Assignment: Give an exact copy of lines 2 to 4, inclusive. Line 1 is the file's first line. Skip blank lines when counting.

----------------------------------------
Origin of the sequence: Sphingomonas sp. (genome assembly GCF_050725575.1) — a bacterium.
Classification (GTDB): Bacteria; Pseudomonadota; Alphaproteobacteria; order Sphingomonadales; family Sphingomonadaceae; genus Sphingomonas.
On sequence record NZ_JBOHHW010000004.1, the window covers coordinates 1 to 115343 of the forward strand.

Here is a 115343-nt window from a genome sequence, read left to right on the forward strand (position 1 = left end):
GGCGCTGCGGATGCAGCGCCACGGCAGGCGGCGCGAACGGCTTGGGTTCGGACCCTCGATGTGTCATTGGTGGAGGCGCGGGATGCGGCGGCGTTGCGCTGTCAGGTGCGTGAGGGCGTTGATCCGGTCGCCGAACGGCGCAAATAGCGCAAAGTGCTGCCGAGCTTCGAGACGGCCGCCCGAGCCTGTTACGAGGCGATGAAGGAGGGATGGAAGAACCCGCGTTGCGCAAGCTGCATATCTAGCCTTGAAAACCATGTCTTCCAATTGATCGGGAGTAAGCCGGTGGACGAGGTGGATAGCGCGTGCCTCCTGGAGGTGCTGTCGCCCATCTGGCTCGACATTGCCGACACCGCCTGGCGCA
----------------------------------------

Classification (GTDB): Bacteria; Pseudomonadota; Alphaproteobacteria; order Sphingomonadales; family Sphingomonadaceae; genus Sphingomonas.
On sequence record NZ_JBOHHW010000004.1, the window covers coordinates 1 to 115343 of the forward strand.

Here is a 115343-nt window from a genome sequence, read left to right on the forward strand (position 1 = left end):